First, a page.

“It’s not a narrative that has one storyline being told, but many tiny, different experiences for an audience member, and that provides a great place for dancers to sort of flex their muscles and all the different styles that are provided through these different choreographers,” Ring said. “We want dancers to be versatile in what's being presented and for the audience to also be ready for a versatile experience.”

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“Fandango” was easily one of the most thoughtful dances of the night, and represented a trip into surreality, where dark red lights glowed ominously on dancers in the same manner as the cover of Phoebe Bridgers’ latest album, “Punisher.”

Opening with a red-lit solo dancer, the light’s colors varied throughout the symphonic performance, the background frequently changing, highlighting designs similar to playing cards, continuously evolving with the lights and the changing number of dancers, before ending with a singular dancer, just as it started.

But the audience was fooled.

It wasn’t over yet.

The dancers resurfaced, along with the dark red light. The romantic Spanish music perfectly complemented the dancers throughout “Fandango,” but the bright disco-ball led finale ensured a slew of applause and cheers from attendees.

Theo Qu, a senior dance major, performed in “Fandango,” and said he appreciates the hard work and benefits that come with working with such a dedicated team.

“It’s pushing our limits, both mind and body,” Qu said. “It’s a rewarding process because we learn the mindset of the choreographers, and at the same time we get to experience how to take directions on stage, and how to learn materials quickly.

Capping off the second and final act was mainstay “Z’Bows,” an annually performed dance that acts as a show of appreciation to everyone involved in Zodiaque, including performers, choreographers and the audience.

Thomas Ralabate, the previous director and a Zodiaque Dance Company alum from the 1970s, has directed “Z’Bows” for nearly a decade, maintaining the same bows each time, while the performances vary.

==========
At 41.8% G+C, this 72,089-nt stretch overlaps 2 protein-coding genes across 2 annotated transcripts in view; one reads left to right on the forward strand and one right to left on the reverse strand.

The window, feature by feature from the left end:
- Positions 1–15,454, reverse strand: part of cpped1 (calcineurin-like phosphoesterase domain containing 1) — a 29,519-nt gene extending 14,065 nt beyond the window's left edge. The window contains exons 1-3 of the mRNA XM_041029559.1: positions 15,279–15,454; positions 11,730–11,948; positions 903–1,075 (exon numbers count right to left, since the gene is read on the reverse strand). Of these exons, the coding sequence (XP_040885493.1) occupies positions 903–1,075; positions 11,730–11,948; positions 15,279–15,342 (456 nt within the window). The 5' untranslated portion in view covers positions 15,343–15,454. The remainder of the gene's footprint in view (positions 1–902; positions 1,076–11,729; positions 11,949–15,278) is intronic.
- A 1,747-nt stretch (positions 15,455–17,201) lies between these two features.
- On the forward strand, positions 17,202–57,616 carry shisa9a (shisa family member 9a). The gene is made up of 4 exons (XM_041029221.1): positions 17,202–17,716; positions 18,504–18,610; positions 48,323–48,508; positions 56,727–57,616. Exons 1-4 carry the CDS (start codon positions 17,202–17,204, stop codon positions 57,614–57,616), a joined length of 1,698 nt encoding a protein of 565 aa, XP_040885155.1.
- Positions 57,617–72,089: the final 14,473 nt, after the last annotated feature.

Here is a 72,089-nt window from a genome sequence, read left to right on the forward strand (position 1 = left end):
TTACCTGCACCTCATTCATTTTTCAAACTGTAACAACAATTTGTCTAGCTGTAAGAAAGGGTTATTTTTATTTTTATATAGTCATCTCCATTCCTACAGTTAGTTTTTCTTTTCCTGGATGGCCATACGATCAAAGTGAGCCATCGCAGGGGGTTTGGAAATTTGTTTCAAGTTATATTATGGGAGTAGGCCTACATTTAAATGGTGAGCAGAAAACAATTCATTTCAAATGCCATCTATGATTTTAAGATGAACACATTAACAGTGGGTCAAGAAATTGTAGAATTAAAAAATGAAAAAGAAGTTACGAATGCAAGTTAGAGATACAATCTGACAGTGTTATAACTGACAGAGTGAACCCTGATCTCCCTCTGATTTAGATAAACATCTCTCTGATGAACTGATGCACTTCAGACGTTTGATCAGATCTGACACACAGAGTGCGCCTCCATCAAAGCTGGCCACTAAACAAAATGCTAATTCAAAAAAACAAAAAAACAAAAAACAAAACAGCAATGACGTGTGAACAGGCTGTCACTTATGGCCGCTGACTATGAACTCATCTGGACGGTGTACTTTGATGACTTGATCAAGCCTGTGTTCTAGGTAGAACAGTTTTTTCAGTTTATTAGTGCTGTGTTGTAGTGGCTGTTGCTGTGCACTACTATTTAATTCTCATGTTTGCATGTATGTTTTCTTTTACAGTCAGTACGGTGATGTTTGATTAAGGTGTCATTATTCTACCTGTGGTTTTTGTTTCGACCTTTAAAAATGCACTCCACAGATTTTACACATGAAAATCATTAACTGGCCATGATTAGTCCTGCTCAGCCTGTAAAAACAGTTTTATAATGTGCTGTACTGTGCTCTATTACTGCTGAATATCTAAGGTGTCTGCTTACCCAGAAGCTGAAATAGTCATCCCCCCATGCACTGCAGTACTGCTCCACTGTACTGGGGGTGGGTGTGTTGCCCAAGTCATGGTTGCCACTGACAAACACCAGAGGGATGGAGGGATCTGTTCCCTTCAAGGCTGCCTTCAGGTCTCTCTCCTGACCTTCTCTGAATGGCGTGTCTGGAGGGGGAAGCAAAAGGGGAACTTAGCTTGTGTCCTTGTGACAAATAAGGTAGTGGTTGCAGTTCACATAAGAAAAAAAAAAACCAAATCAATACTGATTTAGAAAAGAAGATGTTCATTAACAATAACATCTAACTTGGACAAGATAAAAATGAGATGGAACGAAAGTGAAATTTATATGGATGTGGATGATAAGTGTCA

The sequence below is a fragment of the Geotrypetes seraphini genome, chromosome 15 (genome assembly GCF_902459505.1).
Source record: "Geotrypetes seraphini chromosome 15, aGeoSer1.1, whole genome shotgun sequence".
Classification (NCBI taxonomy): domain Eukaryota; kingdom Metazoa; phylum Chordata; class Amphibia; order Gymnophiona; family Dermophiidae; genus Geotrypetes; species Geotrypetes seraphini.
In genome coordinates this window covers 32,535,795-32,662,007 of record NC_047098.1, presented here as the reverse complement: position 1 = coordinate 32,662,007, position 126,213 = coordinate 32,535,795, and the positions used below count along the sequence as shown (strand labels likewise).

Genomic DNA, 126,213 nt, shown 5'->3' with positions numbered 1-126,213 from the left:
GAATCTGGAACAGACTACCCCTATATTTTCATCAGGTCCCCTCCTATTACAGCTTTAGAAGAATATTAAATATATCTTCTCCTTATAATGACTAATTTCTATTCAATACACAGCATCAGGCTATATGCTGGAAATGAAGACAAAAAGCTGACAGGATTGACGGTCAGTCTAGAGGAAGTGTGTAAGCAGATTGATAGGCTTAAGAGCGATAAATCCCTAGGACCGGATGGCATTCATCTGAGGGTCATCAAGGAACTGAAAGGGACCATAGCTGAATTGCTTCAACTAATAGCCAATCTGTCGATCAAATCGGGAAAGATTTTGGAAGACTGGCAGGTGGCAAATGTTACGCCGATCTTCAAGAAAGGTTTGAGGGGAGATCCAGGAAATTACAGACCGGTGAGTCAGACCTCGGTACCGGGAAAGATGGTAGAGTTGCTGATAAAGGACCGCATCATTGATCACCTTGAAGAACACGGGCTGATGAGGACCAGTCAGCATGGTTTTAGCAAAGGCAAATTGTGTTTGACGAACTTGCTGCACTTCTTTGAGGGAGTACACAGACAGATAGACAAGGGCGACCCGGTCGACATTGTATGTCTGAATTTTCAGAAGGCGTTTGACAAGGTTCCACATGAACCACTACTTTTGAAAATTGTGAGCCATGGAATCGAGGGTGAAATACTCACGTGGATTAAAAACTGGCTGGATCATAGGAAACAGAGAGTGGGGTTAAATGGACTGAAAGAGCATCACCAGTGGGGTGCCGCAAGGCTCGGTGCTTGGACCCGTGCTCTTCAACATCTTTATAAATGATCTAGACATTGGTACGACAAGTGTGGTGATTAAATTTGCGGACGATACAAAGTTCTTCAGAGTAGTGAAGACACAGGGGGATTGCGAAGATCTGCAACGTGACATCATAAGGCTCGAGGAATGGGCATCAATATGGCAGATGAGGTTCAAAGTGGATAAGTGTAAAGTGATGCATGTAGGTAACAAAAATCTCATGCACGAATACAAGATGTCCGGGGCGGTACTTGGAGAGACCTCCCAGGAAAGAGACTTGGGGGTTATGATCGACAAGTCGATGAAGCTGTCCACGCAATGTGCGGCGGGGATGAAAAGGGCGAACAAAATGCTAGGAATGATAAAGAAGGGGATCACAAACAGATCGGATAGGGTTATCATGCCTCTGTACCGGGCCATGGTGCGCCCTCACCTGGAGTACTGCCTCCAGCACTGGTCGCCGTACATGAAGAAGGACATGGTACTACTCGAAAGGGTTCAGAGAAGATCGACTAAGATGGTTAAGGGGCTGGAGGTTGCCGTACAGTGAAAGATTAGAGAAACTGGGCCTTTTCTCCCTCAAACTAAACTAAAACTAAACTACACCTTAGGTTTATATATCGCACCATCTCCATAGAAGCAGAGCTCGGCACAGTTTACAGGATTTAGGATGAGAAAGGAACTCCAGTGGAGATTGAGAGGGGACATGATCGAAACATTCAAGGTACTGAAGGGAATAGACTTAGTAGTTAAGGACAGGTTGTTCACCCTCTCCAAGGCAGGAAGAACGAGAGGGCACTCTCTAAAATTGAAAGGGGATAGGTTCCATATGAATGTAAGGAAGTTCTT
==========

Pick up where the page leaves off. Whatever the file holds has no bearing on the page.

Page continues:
“It’s a different piece of music this year because we had copyright problems since we’re streaming too,” Ralabate said. “But it’s a standard bow, and it works year to year, the only thing that changes are the members in the company.”

This year’s edition was lit by a gleaming disco ball as the dancers made their final movements. As synths and bass-drops roared across the dubstep-heavy techno beat, the group felt more together than ever as they happily provided their final dance of the show before bowing to a nearly minute-long standing ovation.

When the show finished, the audience was let out into the CFA Atrium, where they met the dancers post-show to congratulate them, some as family and others as friends. 

“It always is a relief that we went through it in a healthy, safe way with no injuries and to have great crowds,” Ring said after the final show. “It was such a wonderful energy throughout the whole weekend. People were excited to have live performances back, so we felt it both sitting in the audience, and backstage.”

Alex Falter is the senior arts editor and can be reached at 

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Alex Falter is a senior arts editor at The Spectrum.